Law Offices of Stuart J. Reich, PLLC

Practice Limited to Immigration & Nationality Law

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New York, NY 10004

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The B-1/B-2 Visitor Visa

Q: What is the Visitor Visa?

A: The B-1/B-2 visitor visa (B-1 for business visits, B-2 for personal/vacation visits) allows foreign nationals to enter the U.S. for a limited period of time to take part in certain clearly (and narrowly) defined types of activities.

For this type of visa, it is important that the foreign national applying intend to visit only temporarily and not to remain longer-term or permanently for some other purpose (attending school, working, getting married to a U.S. citizen, or residing permanently with U.S.-based relatives for example).

The interviewing officer both at the embassy or consulate where the visa is applied for and upon entry into the U.S. will make determinations as to the intent of the foreign national which will govern the decision to permit entry. The determinations will be based upon the foreign national's expressed intent and evidence of ties to the home country (such as maintenance of a residence there, other property there, family remaining there, and a job to which to return).

Q: What types of activities are appropriate for a B-1/B-2 visit to the U.S.?

A: For a B-1 visit, there are many appropriate uses including:

  • Short-term visit for participation in business meetings or conferences;
  • Short term visits for the purpose of undergoing training here in the U.S. - This would be primarily a well-defined program of predominantly classroom training, not "on-the-job" training; or
  • Short term visits for the purpose of using facilities unavailable in the home country to perform work primarily benefiting a company in the home country - this assumes not only that the employer abroad continues to be pay the foreign national's salary, but also that the foreign national takes direction and answers to the employer aboard rather than a U.S. employer.

For a B-2 visit, valid purposes for the trip might include vacations, attendance at family events, and temporary care for a relative.

It isn't unusual for individuals intending to come to the U.S. for family-related reasons to run into difficulty either in obtaining the visa stamp from the consulate or while attempting to enter the U.S. - largely because the interviewing officer is unconvinced of the foreign national's intent to return to the home country. It is therefore critical that the intent to return be well documented. Again, we suggest referring to our FAQ on visits by family members.

Q: Can I come to the U.S. on a B-1 Visitor Visa to work for a U.S. employer for a short time?

A: No. The B-1/B-2 visa strictly prohibits employment for a U.S. employer. Employment is generally defined as work for the benefit of he U.S. employer and under its direction and control - so even if wages or salary still come from an employer abroad, work done for a U.S. employer here may still be considered prohibited employment.

Q: What other activities are specifically prohibited under the B-1/B-2 visa?

A: While essentially everything not specifically mentioned above as being permissible is not allowed under the B-1/B-2 visitor visa, the prohibited uses about which we are most commonly asked include:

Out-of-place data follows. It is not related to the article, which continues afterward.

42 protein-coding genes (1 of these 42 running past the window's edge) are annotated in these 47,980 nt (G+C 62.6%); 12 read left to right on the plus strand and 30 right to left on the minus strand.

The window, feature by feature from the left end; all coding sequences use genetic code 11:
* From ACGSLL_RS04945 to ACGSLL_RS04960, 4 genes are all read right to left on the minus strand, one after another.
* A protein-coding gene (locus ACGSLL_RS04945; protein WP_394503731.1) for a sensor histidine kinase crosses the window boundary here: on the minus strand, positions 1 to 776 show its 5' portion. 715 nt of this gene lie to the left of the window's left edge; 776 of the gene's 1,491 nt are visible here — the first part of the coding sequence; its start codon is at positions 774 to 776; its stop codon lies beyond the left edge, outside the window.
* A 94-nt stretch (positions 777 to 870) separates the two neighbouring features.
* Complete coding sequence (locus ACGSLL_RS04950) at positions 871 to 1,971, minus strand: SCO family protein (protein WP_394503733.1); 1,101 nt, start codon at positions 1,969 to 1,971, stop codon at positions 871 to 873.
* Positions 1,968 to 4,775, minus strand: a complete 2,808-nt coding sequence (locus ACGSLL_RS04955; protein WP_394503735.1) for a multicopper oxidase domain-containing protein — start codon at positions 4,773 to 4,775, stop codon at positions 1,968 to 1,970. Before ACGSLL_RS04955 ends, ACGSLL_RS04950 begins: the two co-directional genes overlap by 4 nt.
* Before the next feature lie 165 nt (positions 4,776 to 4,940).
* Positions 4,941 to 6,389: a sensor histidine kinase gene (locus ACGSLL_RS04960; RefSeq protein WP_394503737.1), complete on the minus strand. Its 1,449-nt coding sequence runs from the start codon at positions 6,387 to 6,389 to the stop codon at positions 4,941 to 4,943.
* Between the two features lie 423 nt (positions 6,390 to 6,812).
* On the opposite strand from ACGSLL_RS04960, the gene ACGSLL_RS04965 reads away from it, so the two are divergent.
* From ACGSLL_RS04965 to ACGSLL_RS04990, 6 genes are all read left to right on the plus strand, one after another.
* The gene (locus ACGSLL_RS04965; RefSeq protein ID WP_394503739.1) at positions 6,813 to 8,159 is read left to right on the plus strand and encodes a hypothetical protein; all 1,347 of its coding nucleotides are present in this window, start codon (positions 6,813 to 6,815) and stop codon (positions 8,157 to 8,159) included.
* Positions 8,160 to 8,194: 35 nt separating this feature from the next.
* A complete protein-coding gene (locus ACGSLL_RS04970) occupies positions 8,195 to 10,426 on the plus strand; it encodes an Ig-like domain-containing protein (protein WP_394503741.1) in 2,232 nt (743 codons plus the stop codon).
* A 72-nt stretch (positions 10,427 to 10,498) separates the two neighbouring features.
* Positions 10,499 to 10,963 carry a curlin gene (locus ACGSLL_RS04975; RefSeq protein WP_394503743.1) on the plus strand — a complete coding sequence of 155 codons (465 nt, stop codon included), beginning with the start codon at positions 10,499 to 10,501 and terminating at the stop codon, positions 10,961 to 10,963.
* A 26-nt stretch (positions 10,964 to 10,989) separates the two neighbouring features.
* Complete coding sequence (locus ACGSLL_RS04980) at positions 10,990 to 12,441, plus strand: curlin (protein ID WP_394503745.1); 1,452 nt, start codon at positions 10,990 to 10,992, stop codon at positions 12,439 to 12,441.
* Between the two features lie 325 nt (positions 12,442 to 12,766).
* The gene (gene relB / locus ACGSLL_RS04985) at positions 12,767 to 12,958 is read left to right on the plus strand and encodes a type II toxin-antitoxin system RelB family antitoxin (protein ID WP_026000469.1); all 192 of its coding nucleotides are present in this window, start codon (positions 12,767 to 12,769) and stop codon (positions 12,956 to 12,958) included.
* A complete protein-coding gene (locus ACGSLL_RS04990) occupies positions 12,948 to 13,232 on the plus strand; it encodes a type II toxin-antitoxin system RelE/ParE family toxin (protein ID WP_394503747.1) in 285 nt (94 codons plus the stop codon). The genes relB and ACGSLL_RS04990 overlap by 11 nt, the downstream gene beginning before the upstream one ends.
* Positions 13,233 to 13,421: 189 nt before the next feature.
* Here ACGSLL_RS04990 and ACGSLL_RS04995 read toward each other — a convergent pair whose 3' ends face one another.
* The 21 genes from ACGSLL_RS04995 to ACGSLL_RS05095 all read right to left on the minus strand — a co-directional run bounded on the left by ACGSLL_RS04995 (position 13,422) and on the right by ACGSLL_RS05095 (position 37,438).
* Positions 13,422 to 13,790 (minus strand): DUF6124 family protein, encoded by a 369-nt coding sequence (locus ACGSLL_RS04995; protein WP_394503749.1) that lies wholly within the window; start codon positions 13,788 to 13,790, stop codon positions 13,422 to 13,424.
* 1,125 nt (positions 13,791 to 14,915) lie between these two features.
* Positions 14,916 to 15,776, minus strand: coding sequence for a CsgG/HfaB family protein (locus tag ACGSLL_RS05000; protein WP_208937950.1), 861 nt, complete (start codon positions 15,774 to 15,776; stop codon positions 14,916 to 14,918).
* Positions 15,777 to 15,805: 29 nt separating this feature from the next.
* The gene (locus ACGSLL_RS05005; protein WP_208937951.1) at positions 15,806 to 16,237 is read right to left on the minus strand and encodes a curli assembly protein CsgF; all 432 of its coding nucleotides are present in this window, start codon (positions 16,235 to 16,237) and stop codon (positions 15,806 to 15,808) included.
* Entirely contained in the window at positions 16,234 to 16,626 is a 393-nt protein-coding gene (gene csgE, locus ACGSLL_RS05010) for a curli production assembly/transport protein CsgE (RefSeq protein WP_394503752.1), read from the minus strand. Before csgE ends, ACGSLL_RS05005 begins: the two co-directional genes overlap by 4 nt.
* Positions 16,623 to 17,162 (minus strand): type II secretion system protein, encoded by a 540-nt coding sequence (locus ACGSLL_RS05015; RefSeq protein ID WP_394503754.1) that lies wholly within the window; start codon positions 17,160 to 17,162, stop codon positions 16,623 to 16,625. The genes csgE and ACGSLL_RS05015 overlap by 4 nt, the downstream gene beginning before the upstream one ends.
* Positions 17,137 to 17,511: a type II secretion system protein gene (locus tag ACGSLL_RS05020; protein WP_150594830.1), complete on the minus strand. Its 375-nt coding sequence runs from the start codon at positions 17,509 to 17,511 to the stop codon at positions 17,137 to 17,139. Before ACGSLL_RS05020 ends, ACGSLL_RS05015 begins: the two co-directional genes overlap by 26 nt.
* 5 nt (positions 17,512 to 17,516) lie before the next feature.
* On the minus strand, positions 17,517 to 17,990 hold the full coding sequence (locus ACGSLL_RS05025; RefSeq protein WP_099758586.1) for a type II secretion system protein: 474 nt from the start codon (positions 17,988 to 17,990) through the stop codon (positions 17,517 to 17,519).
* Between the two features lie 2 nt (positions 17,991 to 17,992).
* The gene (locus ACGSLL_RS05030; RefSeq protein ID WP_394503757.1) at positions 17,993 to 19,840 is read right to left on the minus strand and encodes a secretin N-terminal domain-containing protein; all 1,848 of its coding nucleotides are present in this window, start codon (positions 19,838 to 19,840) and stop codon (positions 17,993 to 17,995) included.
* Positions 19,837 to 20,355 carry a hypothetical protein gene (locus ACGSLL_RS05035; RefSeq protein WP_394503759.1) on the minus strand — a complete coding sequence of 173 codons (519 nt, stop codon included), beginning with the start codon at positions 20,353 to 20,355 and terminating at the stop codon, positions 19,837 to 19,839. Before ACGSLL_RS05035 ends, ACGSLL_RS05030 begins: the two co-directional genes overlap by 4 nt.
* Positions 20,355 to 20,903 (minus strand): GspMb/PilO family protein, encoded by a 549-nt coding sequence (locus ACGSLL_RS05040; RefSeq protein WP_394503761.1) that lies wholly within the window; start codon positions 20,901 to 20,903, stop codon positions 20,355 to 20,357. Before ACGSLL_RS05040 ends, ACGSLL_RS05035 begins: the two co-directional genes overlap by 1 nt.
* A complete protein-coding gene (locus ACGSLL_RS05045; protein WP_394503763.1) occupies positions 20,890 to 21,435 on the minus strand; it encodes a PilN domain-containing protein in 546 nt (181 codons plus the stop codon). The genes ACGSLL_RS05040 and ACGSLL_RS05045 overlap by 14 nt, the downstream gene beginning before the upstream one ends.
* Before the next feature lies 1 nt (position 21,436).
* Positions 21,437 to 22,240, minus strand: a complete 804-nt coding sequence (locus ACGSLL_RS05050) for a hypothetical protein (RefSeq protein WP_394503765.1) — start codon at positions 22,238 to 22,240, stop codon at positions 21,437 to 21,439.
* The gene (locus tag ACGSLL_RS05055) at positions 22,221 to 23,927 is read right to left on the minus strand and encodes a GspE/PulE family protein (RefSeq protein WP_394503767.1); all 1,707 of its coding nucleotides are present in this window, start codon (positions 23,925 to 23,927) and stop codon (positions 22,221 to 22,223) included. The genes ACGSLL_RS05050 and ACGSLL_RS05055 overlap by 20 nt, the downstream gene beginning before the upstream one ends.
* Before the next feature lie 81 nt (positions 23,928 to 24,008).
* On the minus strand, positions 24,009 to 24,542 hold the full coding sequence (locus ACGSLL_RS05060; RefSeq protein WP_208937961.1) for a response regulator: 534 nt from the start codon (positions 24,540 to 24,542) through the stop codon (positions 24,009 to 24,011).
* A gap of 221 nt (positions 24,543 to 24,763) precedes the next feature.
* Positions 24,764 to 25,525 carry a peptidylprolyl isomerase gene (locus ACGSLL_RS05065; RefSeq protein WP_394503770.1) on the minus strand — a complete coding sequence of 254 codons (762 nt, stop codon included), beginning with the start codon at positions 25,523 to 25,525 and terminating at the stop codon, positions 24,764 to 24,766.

• Entering the U.S. to begin a job here before an appropriate nonimmigrant visa has been obtained;
  • Entering the U.S. to provide sales or customer service activities in connection with products or services developed or manufactured in the U.S.;
  • Participating in training in the U.S. that is primarily or exclusively on-the-job training, which results in the development of products or services for the benefit of a U.S. company, and which U.S. workers usually develop;
  • Entering the U.S. to perform productive work which primarily benefits a U.S. company;
  • Entering the U.S. to perform work while on the payroll of a U.S. company;
  • Entering the U.S. to permanently live with U.S. family members (such as retirees coming to live with one of their children and their family); or
  • Entering the U.S. to visit a U.S. citizen fiancé or significant other with the intention of marrying them and petitioning for permanent residence.


Q: My visitor's visa stamp was issued for ten years - can I actually come to visit the U.S. for ten years?

A: No. Remember that a visa stamp is different from lawful status on a particular nonimmigrant visa - see our discussion of the difference here. While a ten-year B-1/B-2 visa stamp allows a foreign national to seek entry as a visitor at any point during the ten-year validity of the stamp, the foreign national still must convince an interviewing officer that he or she meets the requirements for entry as a visitor for each trip.

Further, the foreign national must convince the officer of the duration of stay needed to complete each trip. Most B-1/B-2 entries are granted three months of lawful status in the U.S., though the interviewing officer upon arrival has discretion to grant a length of time deemed appropriate for the visit.


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The above is presented for informational purposes only, and does not constitute legal advice or create an attorney-client relationship with our firm. The information provided should not be used as guidance in pursuing an immigration matter absent consultation with a qualified immigration attorney.